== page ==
Defra has announced a new Agricultural Bill. The legislation was introduced to parliament on the 12th September and outlined the new Environmental Land Management system to replace the current EU Common Agricultural Policy (CAP) subsidy system for farmers and land managers as we approach Brexit. The aim is to produce a ‘green’ Brexit. The Environment Secretary Michael Gove explained, “This bill will allow us to reward farmers who protect our environment, leaving the countryside in a cleaner, greener healthier state for future generations.”
The current subsidy system pays farmers on the total amount of land farmed which means the largest landowners receive the greatest rewards (the top 10% of landowners currently receive 50% of funding and the bottom 20% receive only 2%) rather than rewarding efforts to increase public benefit which may take place on smaller holdings in areas requiring the most environmental action or improvement.
What are the benefits of the new policy? Farmers and land managers will be paid for ‘public goods’ such as improved air and water quality, better soil health, higher animal welfare standards, public access to the countryside and measures to reduce flood risk. Direct payments will be phased out gradually in the transition period from 2020-2027. Farmers will have additional support during this period to prepare and plan. To ease this transition and encourage diversification, payments during this period will be delinked from the requirement to farm the land for acceptance into the scheme. This revised approach is hoped to encourage farmers to diversify - or retire from farming and enable new people to enter this sector.
Instead payments will reward the greatest environmental benefit. This move will be under-pinned by measures to increase productivity and future research and development to increase profits and lower the environmental footprint of farming. All farmers will see a reduction in payments with those who historically received the highest payments seeing the biggest reduction. This reduction in payments will hopefully provide funds to pay for public goods and a ‘greener’ countryside.
The departure from Europe by the United Kingdom was never predicated on a desire to weaken environmental legislation. Indeed, the UK led in many environmental regulatory considerations in the formulation of EU Directives on the environment. So, while revisions to environmental policy could arise post-Brexit, the concern on the part of both Europe and the UK is that there continues to be a level playing field and neither side obtains a competitive advantage.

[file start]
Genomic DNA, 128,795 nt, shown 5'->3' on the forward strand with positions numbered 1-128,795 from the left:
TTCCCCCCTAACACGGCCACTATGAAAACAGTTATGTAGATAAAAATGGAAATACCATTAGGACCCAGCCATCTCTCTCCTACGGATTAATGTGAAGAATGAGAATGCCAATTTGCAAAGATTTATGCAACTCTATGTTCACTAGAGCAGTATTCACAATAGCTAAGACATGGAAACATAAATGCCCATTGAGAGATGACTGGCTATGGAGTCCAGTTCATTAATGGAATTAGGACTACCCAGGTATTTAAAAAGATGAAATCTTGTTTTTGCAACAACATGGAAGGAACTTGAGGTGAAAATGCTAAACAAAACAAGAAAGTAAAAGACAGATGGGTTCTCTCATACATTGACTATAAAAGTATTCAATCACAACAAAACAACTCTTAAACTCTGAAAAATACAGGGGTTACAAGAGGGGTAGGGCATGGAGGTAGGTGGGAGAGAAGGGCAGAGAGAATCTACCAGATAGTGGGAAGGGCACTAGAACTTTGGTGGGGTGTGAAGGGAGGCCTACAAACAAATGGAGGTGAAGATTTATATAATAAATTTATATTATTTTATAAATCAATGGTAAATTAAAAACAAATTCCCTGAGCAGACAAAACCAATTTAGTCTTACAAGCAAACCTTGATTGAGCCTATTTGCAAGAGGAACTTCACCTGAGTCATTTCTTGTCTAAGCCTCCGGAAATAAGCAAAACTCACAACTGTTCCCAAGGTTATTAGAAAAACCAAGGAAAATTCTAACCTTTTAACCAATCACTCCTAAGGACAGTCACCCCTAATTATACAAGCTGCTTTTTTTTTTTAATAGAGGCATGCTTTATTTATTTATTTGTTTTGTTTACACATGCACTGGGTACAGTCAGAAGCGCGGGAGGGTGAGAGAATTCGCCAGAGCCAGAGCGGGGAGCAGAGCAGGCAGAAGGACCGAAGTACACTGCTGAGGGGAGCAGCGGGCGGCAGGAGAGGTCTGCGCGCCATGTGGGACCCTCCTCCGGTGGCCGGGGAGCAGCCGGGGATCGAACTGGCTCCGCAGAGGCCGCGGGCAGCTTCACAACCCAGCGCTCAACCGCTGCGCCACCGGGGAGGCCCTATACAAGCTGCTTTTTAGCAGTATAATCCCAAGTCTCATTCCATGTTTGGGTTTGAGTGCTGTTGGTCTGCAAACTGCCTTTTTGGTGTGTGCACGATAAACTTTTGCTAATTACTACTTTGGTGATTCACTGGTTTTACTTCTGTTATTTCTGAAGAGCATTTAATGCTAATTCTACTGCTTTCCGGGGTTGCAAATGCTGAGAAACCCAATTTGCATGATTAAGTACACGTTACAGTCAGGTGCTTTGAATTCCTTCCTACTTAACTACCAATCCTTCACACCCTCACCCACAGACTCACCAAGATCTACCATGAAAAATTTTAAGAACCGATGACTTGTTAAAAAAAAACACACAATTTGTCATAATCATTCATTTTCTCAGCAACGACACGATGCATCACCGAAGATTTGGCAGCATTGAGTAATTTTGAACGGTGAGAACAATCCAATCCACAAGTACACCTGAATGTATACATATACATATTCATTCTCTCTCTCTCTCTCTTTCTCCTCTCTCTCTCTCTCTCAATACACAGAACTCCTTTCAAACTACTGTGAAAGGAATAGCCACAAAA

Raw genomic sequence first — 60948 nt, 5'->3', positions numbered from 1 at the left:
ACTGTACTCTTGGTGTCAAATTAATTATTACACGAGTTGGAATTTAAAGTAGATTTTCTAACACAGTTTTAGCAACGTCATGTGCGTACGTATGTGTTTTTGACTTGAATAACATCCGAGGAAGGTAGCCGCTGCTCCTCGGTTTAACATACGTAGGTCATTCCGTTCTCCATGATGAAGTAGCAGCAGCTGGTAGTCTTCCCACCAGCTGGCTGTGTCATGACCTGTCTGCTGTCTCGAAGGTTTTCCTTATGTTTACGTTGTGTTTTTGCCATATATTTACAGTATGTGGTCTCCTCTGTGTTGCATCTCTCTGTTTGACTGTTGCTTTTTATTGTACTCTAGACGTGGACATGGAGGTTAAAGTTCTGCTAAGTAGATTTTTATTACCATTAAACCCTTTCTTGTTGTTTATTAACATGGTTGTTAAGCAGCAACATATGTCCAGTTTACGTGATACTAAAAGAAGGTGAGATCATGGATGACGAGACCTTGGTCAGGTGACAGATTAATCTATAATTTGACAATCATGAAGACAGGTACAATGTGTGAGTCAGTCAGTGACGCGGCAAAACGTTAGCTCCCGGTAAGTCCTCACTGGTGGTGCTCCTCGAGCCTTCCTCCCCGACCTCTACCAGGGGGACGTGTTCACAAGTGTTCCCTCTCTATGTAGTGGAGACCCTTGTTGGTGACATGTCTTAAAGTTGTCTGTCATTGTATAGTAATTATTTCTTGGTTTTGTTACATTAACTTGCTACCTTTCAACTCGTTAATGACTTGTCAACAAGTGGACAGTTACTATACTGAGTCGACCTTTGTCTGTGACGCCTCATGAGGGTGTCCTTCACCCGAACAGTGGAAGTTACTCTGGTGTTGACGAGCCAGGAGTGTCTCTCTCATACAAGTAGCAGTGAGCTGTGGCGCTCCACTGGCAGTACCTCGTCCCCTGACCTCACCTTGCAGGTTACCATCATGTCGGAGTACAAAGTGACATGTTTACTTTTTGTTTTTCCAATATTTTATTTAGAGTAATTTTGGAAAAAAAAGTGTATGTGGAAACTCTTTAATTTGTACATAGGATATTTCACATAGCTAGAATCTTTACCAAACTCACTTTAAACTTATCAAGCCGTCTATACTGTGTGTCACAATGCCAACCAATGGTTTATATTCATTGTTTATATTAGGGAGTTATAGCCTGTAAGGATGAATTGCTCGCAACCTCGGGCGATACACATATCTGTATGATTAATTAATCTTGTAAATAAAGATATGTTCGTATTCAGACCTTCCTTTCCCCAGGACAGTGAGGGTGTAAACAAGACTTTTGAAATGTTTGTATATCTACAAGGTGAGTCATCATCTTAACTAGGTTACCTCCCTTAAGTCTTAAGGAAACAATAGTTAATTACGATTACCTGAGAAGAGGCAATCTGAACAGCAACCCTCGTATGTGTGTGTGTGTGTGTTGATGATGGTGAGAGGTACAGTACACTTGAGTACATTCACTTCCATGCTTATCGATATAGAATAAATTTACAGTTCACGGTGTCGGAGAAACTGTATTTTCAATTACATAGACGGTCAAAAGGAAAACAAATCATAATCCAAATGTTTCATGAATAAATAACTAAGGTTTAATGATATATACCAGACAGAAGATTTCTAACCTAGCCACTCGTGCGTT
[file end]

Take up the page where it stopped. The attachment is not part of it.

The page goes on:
The two key concerns, still a long way from being resolved are:
A number of pressures could lead to a divergence in environmental standards post-Brexit. The urgent risk that needs to be guarded against is that of a reduction in the current level of environmental protection. This is clearly a relevant concern for the EU27 in relation to the UK, especially if the UK pursues far-reaching trade deals with third countries which have a more deregulatory approach to the economy. However, it also can be anticipated that the UK could be more aware of, and sensitive to, any future regulatory weakening on the EU side than most of the EU’s other trading partners. This is because of the high level of familiarity with the EU environmental regulatory regime in the UK, and the potential impacts on the UK as a neighbouring economy with generally the same environmental standards at present. Were the UK to embark on an ambitious environmental agenda itself, as its current Government suggests, its sensitivity to possible regression on the part of the EU may increase, particularly in areas of legislation which are of importance to the UK.
The downside risks of competitive deregulation must be avoided; but if negotiators on both sides can get the right agreement on environmental standards, we will also avoid competitiveness concerns acting as a constraint on future environmental policies. This would be a significant gain. The aim should be to create the conditions for a virtuous circle of competition between different approaches to the ambitious environmental policies which are needed both to tackle growing environmental pressures, and to deliver the high levels of environmental protection that the UK and EU public demand.
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